“The excitement of making the playoffs was really cool,” White said. “Winning is a whole new level. We’re now into round two and the buzz is even bigger.”
The Burrow buzz has peaked two other times in Athens: Burrow led the Bulldogs to the 2014 Division III state final as the Ohio Mr. Football recipient and in college, the Heisman Trophy winner led Louisiana State University to a national title in 2020 before being selected No. 1 overall by the Bengals that spring.
Even after the Bengals won their first playoff game in 31 years last weekend, Burrow hasn’t changed his calm and cool demeanor.
“I think the fans were very excited but I try to downplay it and all that because this is how it’s going to be from here on out,” Burrow said after the win over the Raiders. “It was a great win for us but this is the standard for the bare minimum every year going forward.”
White, the Athens offensive coordinator and quarterbacks coach from 2011 to 2018, said Burrow thrived under pressure in high school. In addition to Burrow’s football success, he was also a 1,000 point scorer in high school basketball.
“I think Joe has a natural ability to rally guys around him,” White said. “I think he is one of the few guys that as a quarterback can help make the defensive guys better. I really think, to Joe, it still feels like high school football. Like he’s playing with his buddies. It’s important to him that those guys are close and have the same goal.”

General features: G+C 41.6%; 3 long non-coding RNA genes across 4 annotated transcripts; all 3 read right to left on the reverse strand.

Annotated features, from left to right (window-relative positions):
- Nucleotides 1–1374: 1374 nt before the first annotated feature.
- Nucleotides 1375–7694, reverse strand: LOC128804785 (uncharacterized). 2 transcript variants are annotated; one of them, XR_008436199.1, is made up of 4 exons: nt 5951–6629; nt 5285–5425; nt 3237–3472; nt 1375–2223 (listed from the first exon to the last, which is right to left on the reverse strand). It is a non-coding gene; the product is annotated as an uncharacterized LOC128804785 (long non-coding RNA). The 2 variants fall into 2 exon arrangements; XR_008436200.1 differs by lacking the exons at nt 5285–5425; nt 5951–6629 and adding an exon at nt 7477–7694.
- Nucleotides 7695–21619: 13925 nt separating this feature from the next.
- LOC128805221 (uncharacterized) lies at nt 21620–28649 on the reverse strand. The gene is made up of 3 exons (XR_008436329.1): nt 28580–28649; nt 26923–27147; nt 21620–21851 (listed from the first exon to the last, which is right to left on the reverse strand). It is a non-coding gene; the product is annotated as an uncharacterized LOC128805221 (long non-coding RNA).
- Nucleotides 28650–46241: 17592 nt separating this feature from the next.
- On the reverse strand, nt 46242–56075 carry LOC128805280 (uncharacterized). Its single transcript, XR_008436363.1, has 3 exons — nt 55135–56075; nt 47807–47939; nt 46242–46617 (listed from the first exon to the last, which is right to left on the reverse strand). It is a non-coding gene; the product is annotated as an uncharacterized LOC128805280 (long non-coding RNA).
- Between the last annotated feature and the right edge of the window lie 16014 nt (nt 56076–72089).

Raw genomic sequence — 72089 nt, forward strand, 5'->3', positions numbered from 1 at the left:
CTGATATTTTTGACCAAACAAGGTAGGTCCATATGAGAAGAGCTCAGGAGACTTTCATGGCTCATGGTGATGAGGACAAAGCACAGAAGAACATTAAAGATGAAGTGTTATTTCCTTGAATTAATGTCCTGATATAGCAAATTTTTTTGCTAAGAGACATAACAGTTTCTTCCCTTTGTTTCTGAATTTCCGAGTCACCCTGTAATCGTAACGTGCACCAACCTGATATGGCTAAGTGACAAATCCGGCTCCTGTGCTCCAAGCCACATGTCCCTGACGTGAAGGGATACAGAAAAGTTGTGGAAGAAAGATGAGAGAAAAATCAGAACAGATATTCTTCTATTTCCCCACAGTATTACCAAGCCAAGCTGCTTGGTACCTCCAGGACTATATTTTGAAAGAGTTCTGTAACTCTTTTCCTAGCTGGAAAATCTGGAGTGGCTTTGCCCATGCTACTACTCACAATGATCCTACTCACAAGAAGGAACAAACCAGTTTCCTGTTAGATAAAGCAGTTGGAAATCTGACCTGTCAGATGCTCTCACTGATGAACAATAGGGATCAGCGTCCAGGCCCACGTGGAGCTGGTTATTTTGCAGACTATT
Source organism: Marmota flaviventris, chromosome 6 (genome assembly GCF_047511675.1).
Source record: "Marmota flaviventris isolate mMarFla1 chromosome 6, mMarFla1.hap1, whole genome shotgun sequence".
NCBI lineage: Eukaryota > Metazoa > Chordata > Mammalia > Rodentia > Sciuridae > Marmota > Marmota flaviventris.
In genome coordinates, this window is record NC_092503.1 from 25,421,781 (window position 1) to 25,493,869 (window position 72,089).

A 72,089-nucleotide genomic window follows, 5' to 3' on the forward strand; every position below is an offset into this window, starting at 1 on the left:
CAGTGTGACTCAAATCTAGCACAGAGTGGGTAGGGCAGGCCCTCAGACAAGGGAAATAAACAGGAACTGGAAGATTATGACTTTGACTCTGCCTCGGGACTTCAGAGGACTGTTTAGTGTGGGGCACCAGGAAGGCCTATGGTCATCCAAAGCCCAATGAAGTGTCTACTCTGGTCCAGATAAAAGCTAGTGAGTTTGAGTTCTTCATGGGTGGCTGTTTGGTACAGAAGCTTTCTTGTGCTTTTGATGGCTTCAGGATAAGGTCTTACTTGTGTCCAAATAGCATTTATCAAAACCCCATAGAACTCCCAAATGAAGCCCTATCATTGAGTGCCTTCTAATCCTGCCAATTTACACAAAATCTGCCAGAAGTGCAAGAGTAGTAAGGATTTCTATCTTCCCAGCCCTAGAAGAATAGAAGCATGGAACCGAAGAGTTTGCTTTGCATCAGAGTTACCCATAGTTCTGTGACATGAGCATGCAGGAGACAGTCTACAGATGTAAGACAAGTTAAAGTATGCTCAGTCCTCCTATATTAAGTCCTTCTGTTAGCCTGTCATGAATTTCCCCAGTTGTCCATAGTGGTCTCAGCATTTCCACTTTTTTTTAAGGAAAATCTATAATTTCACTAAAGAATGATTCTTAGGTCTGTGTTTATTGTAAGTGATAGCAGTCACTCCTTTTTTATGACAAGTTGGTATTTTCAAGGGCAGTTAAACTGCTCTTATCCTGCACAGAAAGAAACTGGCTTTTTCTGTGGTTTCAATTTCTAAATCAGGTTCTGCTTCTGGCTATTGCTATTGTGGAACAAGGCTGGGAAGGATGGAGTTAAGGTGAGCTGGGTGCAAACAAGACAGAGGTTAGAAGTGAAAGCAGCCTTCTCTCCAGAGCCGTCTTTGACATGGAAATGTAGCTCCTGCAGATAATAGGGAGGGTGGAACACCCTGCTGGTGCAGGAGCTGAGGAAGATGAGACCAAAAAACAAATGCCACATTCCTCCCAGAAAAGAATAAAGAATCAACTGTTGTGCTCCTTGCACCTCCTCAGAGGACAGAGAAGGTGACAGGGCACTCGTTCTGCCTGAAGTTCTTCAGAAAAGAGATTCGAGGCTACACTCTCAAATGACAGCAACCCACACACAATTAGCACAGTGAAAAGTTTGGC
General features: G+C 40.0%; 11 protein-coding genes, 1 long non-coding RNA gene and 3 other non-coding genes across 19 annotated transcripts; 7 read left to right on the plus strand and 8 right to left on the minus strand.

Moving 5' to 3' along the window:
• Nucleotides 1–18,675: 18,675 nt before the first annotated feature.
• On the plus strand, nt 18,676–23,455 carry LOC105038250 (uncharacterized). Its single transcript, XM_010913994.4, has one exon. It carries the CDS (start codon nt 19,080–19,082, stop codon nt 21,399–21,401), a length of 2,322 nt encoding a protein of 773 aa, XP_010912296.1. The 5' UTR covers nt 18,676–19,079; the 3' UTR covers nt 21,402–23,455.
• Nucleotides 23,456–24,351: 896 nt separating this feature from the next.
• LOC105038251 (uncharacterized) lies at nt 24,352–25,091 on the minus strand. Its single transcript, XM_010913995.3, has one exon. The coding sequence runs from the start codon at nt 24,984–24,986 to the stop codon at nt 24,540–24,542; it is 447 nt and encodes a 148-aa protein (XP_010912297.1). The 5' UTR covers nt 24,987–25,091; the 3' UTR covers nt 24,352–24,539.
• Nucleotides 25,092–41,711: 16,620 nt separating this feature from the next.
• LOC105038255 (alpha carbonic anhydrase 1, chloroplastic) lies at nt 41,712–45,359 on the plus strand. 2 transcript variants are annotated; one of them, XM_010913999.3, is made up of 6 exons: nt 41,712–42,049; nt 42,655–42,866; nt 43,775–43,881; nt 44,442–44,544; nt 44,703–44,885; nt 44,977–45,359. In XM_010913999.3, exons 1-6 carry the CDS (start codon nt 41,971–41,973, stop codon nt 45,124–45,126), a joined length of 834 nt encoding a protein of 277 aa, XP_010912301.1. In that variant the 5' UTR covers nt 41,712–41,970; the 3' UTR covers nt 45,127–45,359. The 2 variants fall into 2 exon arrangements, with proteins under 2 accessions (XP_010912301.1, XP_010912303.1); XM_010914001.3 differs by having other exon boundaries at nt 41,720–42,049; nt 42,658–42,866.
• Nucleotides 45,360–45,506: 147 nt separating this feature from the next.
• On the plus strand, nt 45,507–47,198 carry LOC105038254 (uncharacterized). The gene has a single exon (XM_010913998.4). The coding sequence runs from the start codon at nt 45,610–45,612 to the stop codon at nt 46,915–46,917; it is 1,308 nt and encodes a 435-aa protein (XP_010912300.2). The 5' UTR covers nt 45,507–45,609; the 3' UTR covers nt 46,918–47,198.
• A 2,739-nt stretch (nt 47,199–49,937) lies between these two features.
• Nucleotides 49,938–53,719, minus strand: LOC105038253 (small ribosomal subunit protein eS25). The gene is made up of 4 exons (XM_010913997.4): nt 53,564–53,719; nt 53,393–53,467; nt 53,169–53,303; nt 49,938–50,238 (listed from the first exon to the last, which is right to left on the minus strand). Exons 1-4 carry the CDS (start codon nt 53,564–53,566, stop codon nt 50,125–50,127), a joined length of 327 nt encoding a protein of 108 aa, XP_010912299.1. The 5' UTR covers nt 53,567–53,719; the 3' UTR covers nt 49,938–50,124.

There are obvious differences between high school football and the NFL. Yet, White sees similarities in how Burrow played at a high school stadium that was named for him in 2020 and today.
“He looks right now in the NFL the same as he did in high school,” White said.
“Understanding in my head that the level of competition is drastically different. So for him to still make those same plays and look the same clearly he has improved everywhere. His arm is stronger. I know he’s really worked in the offseason on his mechanics - kind of shortening up his motion, adding a lot more core so a shorter motion but more velocity.”
Most fans might not realize the mechanics. However, they do see Burrow’s signature fist bump after a touchdown. That hasn’t changed either from his Athens High School days.
White recently watched highlights of Burrow’s first few touchdowns as a 15-year-old high school sophomore.
“He doesn’t sprint down the field to celebrate,” White said. “It’s always just a fist (clench). In his head he’s thinking, ‘Got ‘em.’ It sounds dramatic but I think he views every series as kind of life and death. ‘It’s me against the defense. I’ve got to go get them. I want to steal a little bit of life out of them on every single series.’”
Burrow’s battle strategy has certainly helped the Bengals this month. He’s locked into the moment and that’s exactly what the Bengals need during this postseason.
“We could feel the energy and intensity in the locker room for the playoff game and I was trying to remain calm and get everyone else to remain calm as well,” Burrow said.
“We hadn’t been in that situation for a long time. The key to performing in those kind of situations is treating it like every other week. If you go out in warm-ups and are super intense and wear yourself out - you’re not going to be able to sustain that into the fourth quarter of these high intensity games.”
The Bengals (10-7) play at Tennessee (12-5) in an AFC divisional playoff game Saturday at 4:30 p.m. looking for their first ever road playoff game.